Looking back over 2018 I realise that it has been a year of milestones in my pottery path.
Where my work is concerned I have spent many years in the mind set of ‘maybe one day’ – trying to protect myself against disappointment I suppose. It is ingrained in my psyche. For a few years now I have liked the way my work is developing and successes have accompanied that development. 2018 however has demanded a more conscious change. I have to be realistic because this year ‘one day’ actually arrived several times. And it’s a strange sensation which needs adapting to.
‘One day’ arrived in February with my work showing for the first time at the wonderful Scottish Gallery in Edinburgh. In the same month there was another ‘day’ at Collect 2018 at the Saatchi Gallery in London with Craft Scotland. Much to my astonishment the 3 large raku fired Erosion Jars I was showing all sold. What made this more special was that family and friends were there with me.
Ceramic Art London in March was, again, the spectacular coming together of many talents from the clay community. This was my third year there but I still feel wide eyed and humbled to be among such company. But I have to remember that I’m an old hand now!
Looking back on the calendar it seems that April and May were quieter with only the dogs to walk, and many blissful hours spent making.
There was another, but bitter sweet ‘day’ in June at Earth & Fire International Ceramics Festival. Saying goodbye to a beautiful person and talented maker and feeling so grateful for the friendship of the potter community. Over the years of taking part in these events it is very special to get to know makers, customers, collectors and people who understand and appreciate what we’re making. And because it all comes from humble clay there’s a levelling amongst us.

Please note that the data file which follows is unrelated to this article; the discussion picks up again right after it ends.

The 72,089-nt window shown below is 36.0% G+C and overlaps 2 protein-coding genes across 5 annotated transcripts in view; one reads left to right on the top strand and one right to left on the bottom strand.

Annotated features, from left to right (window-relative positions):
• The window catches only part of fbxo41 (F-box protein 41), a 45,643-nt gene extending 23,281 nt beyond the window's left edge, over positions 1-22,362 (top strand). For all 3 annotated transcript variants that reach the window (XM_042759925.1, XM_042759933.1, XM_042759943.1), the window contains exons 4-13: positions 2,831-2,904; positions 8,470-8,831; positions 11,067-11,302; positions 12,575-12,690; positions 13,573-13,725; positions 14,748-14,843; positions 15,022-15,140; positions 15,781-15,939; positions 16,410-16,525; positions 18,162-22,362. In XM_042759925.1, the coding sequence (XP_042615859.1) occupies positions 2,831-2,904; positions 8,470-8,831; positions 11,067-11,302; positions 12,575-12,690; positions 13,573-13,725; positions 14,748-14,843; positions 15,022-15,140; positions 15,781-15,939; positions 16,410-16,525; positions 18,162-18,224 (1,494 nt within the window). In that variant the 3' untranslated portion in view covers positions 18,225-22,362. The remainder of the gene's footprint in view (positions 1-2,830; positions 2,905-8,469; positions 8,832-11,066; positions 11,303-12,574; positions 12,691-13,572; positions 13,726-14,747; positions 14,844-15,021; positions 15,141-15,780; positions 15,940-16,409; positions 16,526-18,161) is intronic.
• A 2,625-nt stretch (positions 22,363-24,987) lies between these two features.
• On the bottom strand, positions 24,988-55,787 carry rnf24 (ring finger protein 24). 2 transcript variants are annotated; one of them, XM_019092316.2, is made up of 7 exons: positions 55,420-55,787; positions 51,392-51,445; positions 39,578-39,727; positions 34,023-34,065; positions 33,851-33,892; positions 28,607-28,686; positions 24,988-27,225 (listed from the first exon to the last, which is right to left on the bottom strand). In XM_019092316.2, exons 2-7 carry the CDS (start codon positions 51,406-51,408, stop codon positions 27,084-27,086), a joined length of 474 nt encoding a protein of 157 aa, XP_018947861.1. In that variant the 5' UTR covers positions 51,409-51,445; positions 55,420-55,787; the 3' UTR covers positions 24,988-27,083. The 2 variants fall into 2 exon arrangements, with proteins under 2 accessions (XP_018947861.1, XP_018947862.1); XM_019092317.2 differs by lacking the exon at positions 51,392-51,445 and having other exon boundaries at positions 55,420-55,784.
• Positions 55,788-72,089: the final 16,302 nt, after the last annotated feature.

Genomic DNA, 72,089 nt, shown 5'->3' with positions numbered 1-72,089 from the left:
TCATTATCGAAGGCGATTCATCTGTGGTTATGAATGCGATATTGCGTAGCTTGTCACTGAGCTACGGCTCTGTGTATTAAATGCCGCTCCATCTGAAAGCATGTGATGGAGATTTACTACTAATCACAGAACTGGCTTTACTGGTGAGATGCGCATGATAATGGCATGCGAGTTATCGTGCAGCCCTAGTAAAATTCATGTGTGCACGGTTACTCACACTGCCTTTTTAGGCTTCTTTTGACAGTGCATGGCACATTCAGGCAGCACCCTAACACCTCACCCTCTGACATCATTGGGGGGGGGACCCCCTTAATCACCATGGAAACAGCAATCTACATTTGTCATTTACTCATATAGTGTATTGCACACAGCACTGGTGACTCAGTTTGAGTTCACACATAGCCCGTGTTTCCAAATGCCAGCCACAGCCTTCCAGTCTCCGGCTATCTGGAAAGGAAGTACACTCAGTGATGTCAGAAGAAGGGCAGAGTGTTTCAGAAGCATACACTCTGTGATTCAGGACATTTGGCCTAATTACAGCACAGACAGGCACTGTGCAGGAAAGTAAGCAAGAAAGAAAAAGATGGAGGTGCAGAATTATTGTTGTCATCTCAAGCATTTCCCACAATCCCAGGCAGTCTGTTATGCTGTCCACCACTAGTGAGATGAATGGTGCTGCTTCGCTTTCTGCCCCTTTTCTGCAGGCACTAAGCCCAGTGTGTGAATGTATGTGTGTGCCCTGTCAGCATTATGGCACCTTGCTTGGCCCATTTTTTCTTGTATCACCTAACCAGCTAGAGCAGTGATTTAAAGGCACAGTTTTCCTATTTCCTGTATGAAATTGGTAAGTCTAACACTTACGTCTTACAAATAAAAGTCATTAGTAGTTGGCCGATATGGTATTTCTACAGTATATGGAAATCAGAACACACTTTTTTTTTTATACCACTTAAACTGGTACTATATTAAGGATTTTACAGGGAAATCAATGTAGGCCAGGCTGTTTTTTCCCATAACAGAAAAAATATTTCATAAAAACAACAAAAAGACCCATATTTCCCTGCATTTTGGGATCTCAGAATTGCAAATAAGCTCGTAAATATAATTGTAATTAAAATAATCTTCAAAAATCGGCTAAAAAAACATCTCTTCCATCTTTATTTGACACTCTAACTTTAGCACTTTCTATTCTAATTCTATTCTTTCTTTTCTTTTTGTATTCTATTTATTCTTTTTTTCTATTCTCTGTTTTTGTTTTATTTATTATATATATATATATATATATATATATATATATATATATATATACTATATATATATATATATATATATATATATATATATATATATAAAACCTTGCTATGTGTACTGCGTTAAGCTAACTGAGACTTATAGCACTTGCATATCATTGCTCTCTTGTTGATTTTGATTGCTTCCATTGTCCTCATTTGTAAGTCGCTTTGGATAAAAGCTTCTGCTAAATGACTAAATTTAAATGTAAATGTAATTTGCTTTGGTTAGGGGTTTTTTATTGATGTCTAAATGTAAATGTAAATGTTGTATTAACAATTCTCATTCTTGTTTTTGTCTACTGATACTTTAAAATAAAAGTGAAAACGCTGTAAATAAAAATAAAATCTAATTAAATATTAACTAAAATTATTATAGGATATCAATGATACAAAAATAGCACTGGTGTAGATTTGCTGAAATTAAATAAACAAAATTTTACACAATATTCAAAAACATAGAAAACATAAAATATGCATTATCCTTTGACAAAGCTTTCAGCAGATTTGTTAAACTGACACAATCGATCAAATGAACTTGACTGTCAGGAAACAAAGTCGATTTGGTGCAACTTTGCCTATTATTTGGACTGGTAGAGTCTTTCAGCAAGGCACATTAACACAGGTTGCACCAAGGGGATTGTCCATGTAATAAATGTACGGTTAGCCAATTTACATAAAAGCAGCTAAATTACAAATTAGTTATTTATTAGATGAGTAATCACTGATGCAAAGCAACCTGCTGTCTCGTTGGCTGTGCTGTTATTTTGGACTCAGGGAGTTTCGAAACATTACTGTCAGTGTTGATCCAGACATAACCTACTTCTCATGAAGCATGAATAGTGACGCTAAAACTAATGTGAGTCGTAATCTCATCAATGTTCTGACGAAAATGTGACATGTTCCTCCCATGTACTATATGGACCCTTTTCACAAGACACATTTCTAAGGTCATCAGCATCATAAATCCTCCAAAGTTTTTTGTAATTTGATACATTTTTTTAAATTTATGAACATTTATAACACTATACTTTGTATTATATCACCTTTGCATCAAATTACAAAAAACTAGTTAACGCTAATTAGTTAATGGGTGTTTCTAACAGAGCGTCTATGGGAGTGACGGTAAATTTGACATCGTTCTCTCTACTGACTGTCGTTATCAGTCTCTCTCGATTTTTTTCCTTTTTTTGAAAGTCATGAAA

As a consequence of being seen at Collect2018 another ‘day’ dawned in September, the sun rising this time, in Venice and the wonderful show which was Homo Faber: crafting a more human future. I think this has to be my highlight of the year. My non-potting partner came with me and being an old sea dog, he appreciated the boats, kindly tolerated yet more pots and was impressed that makers can scrub up well when a red carpet event demands it.
October followed closely with another of those ‘days’ (actually a month long show) at Beaux Arts Bath, a gallery I have known and admired since college days. Good sales and the promise of another show in 2020 made me very content.
But the autumn brought sadness too as I said goodbye to a travelling companion who enriched my life in this craft beyond measure. We met through our appreciation of Shozo Michikawa, fired his Cumbrian anagama together, travelled through Japan (she was fearless, bicycling in Tokyo), we wallowed in onsen, and she always beat me to choice pots by her good eye and decisiveness. She will be missed as we head onwards into 2019
Campai JH xxx